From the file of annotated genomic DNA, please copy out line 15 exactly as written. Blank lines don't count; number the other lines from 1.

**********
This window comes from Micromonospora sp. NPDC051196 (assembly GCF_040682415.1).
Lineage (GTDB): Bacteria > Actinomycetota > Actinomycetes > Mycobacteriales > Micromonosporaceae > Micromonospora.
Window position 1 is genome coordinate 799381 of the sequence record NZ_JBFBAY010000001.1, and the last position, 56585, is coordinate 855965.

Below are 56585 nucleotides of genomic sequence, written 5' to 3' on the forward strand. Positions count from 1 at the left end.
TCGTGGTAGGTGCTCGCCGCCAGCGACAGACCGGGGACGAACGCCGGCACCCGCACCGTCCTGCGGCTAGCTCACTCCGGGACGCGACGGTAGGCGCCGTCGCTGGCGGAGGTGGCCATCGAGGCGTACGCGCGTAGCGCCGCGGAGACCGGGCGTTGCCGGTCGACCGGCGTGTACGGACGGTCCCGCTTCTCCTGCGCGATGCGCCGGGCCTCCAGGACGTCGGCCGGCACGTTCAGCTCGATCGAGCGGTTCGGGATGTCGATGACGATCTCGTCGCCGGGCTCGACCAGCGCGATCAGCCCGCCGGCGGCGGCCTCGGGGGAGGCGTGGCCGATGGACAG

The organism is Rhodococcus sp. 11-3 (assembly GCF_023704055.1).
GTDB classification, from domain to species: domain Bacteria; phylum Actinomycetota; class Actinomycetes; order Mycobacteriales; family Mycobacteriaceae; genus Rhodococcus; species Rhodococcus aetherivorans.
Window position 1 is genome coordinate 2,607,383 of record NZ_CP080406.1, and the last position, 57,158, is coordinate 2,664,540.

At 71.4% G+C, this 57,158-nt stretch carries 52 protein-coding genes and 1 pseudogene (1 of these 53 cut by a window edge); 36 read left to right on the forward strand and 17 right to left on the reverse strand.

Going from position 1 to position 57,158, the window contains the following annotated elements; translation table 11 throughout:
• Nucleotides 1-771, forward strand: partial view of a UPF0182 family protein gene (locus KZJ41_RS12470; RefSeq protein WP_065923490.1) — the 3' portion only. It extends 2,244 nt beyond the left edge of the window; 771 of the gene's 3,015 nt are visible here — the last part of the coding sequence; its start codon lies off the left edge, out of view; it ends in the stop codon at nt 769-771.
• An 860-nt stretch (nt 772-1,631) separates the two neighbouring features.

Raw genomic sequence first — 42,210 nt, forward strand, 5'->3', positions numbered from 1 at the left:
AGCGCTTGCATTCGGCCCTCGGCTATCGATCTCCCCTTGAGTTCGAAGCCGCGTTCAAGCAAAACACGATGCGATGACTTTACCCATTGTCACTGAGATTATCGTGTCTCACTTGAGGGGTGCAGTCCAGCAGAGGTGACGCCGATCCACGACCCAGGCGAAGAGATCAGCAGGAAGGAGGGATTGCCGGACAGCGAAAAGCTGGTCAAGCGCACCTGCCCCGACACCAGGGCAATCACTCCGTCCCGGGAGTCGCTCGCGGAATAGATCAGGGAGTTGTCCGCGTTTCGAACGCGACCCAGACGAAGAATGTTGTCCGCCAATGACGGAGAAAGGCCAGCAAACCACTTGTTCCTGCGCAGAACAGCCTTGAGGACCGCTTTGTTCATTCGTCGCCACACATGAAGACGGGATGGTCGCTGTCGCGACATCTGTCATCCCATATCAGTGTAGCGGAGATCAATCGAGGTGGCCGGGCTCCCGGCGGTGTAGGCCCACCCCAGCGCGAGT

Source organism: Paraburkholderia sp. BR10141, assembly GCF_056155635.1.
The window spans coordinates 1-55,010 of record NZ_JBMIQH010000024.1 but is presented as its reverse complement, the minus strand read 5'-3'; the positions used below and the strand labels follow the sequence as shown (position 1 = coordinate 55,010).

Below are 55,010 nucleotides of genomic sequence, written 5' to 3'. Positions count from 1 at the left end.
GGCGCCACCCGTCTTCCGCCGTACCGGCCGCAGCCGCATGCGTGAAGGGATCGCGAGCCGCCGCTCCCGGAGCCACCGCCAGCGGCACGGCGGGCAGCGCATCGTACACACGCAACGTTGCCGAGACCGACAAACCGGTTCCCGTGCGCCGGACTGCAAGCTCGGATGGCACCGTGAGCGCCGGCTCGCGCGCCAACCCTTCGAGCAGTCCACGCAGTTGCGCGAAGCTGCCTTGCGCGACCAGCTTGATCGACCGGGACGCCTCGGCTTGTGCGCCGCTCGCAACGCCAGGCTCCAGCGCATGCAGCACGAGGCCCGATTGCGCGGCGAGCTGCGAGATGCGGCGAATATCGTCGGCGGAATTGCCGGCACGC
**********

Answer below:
Source organism: Paraburkholderia sp. BR10141, assembly GCF_056155635.1.